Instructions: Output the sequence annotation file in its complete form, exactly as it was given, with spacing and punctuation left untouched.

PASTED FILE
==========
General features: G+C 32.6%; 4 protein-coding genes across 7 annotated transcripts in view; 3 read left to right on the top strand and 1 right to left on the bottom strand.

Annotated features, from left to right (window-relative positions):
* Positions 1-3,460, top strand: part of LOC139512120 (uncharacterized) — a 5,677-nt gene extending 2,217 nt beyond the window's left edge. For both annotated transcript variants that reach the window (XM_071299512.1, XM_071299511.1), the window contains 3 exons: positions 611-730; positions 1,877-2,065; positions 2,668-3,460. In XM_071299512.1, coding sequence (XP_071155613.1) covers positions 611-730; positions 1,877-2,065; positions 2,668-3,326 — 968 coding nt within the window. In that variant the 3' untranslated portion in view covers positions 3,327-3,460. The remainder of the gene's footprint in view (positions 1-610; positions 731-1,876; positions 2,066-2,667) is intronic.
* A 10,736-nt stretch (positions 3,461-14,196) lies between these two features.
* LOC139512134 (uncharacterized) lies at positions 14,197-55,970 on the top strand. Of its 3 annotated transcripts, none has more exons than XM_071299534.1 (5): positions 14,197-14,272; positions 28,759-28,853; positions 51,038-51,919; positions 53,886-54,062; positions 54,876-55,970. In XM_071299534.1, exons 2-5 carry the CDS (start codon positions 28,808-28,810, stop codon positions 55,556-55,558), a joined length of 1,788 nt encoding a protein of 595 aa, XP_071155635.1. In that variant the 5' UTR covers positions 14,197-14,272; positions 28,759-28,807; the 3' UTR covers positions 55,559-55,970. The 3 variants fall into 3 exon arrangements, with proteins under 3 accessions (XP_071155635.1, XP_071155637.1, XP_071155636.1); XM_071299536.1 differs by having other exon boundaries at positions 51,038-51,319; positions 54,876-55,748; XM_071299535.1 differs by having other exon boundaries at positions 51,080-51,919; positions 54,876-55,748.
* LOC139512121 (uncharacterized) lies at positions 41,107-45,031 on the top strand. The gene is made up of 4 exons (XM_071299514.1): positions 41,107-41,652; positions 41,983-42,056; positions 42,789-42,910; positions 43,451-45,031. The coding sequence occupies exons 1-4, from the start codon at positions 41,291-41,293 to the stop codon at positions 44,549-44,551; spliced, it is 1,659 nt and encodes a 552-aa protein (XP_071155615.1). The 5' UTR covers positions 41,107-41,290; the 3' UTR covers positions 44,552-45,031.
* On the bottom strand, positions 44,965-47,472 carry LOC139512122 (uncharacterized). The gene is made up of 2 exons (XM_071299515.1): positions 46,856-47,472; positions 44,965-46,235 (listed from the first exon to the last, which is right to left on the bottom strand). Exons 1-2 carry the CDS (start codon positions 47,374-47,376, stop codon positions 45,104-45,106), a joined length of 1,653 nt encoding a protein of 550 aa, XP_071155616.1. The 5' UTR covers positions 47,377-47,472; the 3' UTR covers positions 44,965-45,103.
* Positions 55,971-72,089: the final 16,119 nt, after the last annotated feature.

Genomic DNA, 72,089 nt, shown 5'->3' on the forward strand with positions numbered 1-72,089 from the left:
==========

General features: G+C 32.6%; 4 protein-coding genes across 7 annotated transcripts in view; 3 read left to right on the top strand and 1 right to left on the bottom strand.

Annotated features, from left to right (window-relative positions):
* Positions 1-3,460, top strand: part of LOC139512120 (uncharacterized) — a 5,677-nt gene extending 2,217 nt beyond the window's left edge. For both annotated transcript variants that reach the window (XM_071299512.1, XM_071299511.1), the window contains 3 exons: positions 611-730; positions 1,877-2,065; positions 2,668-3,460. In XM_071299512.1, coding sequence (XP_071155613.1) covers positions 611-730; positions 1,877-2,065; positions 2,668-3,326 — 968 coding nt within the window. In that variant the 3' untranslated portion in view covers positions 3,327-3,460. The remainder of the gene's footprint in view (positions 1-610; positions 731-1,876; positions 2,066-2,667) is intronic.
* A 10,736-nt stretch (positions 3,461-14,196) lies between these two features.
* LOC139512134 (uncharacterized) lies at positions 14,197-55,970 on the top strand. Of its 3 annotated transcripts, none has more exons than XM_071299534.1 (5): positions 14,197-14,272; positions 28,759-28,853; positions 51,038-51,919; positions 53,886-54,062; positions 54,876-55,970. In XM_071299534.1, exons 2-5 carry the CDS (start codon positions 28,808-28,810, stop codon positions 55,556-55,558), a joined length of 1,788 nt encoding a protein of 595 aa, XP_071155635.1. In that variant the 5' UTR covers positions 14,197-14,272; positions 28,759-28,807; the 3' UTR covers positions 55,559-55,970. The 3 variants fall into 3 exon arrangements, with proteins under 3 accessions (XP_071155635.1, XP_071155637.1, XP_071155636.1); XM_071299536.1 differs by having other exon boundaries at positions 51,038-51,319; positions 54,876-55,748; XM_071299535.1 differs by having other exon boundaries at positions 51,080-51,919; positions 54,876-55,748.
* LOC139512121 (uncharacterized) lies at positions 41,107-45,031 on the top strand. The gene is made up of 4 exons (XM_071299514.1): positions 41,107-41,652; positions 41,983-42,056; positions 42,789-42,910; positions 43,451-45,031. The coding sequence occupies exons 1-4, from the start codon at positions 41,291-41,293 to the stop codon at positions 44,549-44,551; spliced, it is 1,659 nt and encodes a 552-aa protein (XP_071155615.1). The 5' UTR covers positions 41,107-41,290; the 3' UTR covers positions 44,552-45,031.
* On the bottom strand, positions 44,965-47,472 carry LOC139512122 (uncharacterized). The gene is made up of 2 exons (XM_071299515.1): positions 46,856-47,472; positions 44,965-46,235 (listed from the first exon to the last, which is right to left on the bottom strand). Exons 1-2 carry the CDS (start codon positions 47,374-47,376, stop codon positions 45,104-45,106), a joined length of 1,653 nt encoding a protein of 550 aa, XP_071155616.1. The 5' UTR covers positions 47,377-47,472; the 3' UTR covers positions 44,965-45,103.
* Positions 55,971-72,089: the final 16,119 nt, after the last annotated feature.

Genomic DNA, 72,089 nt, shown 5'->3' on the forward strand with positions numbered 1-72,089 from the left: